BETT 2014: The Classroom of the future

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IT Security & Support Specialist for Small and Medium Businesses


Last week saw the return of the annual BETT Show in London, showcasing the best and newest technology for the education sector. This year was teeming with touch screens in every size, from pocket-sized tablets that encourage independent learning to large touch-tables, multiple pupils can use at once.

No matter the size of the screen, this visual technology is providing teachers with numerous ways to better engage with their students, with ever increasing interactive capabilities. To compliment this many businesses were exhibiting software that allows teachers to have remote control over student applications, devices and web access. This can enable real-time monitoring and response to tests and work.

Gus Schmedlen, Vice President of Education at HP, said that, ‘the last thing that anybody wants is a generation of internet drones, that’s why collaboration and communication are incredibly important’.

Another ingenious invention is i-desk’s i-rise, also removing the unwanted distractions in the classroom, enabling the ability to transform flat workspace into state-of-the-art IT suites, saving space while creating multipurpose rooms.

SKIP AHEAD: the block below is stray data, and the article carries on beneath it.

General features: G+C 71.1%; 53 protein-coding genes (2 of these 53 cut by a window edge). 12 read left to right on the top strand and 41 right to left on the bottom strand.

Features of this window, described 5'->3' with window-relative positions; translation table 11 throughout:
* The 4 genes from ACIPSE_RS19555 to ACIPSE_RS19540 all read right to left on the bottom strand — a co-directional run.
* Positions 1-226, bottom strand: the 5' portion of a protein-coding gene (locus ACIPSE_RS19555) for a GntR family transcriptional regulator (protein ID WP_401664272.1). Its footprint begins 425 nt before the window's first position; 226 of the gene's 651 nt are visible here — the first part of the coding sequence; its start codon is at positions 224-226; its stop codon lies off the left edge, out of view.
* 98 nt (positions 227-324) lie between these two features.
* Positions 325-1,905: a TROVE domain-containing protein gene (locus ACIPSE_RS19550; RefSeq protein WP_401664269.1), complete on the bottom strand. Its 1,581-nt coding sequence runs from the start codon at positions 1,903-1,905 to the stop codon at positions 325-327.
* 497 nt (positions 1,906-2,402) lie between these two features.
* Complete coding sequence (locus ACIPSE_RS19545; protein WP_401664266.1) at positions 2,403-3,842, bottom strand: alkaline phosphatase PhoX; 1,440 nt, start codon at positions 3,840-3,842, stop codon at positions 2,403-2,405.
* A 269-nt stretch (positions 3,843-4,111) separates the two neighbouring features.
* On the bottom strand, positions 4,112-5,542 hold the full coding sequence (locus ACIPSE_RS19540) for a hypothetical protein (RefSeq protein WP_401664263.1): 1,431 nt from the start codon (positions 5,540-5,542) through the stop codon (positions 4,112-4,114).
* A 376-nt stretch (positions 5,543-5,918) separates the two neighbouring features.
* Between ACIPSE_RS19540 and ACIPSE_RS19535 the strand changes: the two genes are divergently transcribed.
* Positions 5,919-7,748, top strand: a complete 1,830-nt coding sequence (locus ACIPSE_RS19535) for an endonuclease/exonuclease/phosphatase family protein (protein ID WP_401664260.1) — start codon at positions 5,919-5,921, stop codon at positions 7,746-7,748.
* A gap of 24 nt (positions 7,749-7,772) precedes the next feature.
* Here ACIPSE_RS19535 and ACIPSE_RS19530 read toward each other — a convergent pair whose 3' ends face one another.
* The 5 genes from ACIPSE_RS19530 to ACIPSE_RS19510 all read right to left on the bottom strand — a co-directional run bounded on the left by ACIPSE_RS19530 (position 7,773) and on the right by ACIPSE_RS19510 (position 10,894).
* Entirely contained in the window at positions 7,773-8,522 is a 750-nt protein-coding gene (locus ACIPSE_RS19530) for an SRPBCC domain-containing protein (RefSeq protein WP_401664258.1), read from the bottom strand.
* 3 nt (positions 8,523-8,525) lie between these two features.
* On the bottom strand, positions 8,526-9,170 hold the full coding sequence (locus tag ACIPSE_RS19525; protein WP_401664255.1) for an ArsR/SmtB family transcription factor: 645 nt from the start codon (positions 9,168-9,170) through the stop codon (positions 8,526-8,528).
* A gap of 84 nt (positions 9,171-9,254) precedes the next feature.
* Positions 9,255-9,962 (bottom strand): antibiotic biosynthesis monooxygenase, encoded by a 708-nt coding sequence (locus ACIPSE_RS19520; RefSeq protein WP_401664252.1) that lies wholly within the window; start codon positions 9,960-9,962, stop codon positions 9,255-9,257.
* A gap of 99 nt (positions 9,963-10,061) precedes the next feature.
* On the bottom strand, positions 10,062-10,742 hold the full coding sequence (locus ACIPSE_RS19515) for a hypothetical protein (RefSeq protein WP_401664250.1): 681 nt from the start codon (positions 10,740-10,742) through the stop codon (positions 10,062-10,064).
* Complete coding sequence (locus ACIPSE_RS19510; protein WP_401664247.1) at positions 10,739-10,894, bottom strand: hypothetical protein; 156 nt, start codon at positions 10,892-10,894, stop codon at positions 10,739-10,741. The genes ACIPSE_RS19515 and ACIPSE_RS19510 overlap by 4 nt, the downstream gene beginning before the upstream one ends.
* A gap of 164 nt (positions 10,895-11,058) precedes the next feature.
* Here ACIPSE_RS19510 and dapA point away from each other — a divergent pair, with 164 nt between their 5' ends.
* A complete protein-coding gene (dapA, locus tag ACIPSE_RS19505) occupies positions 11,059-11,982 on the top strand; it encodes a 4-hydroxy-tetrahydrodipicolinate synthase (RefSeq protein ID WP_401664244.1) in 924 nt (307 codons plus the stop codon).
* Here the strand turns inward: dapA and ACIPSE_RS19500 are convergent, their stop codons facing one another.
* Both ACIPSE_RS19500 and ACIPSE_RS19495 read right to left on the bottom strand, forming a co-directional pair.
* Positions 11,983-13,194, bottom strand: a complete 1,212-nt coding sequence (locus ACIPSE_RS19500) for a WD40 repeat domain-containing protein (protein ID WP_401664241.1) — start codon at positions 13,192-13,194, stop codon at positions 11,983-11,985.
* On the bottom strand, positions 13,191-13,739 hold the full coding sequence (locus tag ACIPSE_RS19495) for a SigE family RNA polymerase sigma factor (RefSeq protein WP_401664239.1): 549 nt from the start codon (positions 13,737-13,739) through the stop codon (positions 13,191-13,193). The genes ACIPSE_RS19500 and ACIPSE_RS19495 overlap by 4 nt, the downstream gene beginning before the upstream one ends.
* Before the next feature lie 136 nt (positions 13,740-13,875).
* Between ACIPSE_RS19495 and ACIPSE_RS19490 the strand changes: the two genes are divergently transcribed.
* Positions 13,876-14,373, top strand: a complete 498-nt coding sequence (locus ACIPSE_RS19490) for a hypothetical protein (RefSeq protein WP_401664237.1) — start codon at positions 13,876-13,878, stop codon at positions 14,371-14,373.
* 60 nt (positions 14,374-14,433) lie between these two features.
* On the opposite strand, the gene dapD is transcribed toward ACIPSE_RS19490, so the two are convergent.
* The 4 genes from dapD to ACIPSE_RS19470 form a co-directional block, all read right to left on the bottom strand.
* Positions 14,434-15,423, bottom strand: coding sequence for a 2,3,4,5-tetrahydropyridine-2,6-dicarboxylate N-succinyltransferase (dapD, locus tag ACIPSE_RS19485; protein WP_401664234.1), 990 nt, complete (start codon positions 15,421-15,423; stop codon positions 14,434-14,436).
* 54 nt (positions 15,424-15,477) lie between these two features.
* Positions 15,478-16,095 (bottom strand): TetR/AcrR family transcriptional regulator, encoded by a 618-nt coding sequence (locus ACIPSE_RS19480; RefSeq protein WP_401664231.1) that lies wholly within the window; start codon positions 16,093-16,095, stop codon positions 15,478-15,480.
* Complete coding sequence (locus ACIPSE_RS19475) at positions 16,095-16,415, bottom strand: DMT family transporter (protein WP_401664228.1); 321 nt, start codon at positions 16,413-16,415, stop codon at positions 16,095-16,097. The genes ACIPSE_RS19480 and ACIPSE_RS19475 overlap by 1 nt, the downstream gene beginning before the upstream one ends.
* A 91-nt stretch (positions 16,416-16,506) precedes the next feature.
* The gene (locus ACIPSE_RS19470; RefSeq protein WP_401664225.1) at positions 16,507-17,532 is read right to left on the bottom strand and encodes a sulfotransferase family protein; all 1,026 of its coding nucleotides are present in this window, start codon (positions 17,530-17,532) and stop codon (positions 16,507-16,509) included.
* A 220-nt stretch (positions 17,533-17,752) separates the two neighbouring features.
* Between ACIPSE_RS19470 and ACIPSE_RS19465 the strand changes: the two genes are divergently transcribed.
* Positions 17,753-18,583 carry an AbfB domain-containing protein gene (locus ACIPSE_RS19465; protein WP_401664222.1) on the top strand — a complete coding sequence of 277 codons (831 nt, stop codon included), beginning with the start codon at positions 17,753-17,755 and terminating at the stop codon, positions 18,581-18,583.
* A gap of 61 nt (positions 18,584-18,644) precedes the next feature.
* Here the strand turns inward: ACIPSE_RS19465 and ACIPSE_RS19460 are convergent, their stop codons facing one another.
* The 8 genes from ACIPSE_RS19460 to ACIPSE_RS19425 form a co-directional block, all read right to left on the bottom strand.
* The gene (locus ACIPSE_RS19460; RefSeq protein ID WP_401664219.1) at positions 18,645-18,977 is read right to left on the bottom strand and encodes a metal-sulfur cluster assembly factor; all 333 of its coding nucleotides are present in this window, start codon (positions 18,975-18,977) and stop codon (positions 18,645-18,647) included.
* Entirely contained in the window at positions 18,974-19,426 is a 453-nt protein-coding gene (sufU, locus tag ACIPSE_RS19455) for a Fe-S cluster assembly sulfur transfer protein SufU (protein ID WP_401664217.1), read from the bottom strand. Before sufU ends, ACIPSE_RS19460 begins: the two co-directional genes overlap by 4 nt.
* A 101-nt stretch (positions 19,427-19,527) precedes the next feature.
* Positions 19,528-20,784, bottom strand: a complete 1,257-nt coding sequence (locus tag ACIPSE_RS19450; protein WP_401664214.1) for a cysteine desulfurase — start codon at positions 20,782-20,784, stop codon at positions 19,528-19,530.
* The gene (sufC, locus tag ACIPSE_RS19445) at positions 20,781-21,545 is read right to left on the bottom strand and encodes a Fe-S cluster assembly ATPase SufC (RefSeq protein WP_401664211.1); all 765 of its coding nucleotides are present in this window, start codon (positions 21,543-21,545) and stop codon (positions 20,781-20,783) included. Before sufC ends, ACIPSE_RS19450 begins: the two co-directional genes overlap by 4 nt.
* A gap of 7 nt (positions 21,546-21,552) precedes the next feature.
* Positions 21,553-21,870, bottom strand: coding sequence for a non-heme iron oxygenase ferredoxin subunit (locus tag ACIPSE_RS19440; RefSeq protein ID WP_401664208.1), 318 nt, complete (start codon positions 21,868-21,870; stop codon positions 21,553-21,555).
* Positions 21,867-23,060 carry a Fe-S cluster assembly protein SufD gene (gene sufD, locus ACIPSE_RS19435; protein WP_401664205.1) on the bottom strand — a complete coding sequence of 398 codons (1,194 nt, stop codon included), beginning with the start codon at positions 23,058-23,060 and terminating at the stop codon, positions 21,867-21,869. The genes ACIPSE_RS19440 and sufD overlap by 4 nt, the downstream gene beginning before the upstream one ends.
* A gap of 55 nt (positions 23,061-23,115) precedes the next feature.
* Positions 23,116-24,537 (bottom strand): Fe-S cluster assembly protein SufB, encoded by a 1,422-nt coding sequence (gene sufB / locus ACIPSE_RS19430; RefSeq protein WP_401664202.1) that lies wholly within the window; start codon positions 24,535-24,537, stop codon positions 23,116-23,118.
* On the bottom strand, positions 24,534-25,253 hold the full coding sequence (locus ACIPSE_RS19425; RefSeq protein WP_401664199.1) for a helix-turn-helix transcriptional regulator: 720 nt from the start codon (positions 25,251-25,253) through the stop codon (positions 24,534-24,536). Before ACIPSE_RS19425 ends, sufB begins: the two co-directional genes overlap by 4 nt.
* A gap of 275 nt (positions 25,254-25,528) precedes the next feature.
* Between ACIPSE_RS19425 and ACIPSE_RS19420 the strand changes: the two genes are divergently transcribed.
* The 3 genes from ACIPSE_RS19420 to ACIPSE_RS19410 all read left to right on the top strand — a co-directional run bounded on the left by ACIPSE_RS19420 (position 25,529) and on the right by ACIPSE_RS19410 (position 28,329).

Intel exhibited how the use of 3D cameras can be used for teachers and pupils to interect with technology, with their ability to recognise arm and hand gestures, enabling touch-free navigation of 3D models. They additionally showed how speech recognition can revolutionise subjects such as foreign languages.

Eric Cooper, Senior Research Engineer at Intel, said that,

‘We have technology that can recognise fingertips so, without touching the screen at all, you can manipulate a 3D object and move it around to different positions, so you could see planets orbiting the sun and move it around to get a closer look a Jupiter, and it’s almost like you’re holding the whole solar system in you hands’.

To further this Intel also explained how they are exploring ‘affective computing’ which could be used to distinguish specific expressions of, for example, excitement, boredom and frustration, in order to aid teachers in discovering patterns in the motivation of their pupils.

The BETT Show has displayed how the use of technology has spread outside of ICT classes and is rapidly growing in each subject area, such as data logging devices that can provide a complete laboratory in every pupil’s hand.

Schmedlen commented, explaining that there is even a place for wearable technology in education, which can be used as scheduled planners and lunch cards. HP even created their own version of a ‘future classroom’ at a school in Taiwan, showing how technology results in the increase of student engagement, watch the official video here.

Source: The Telegraph


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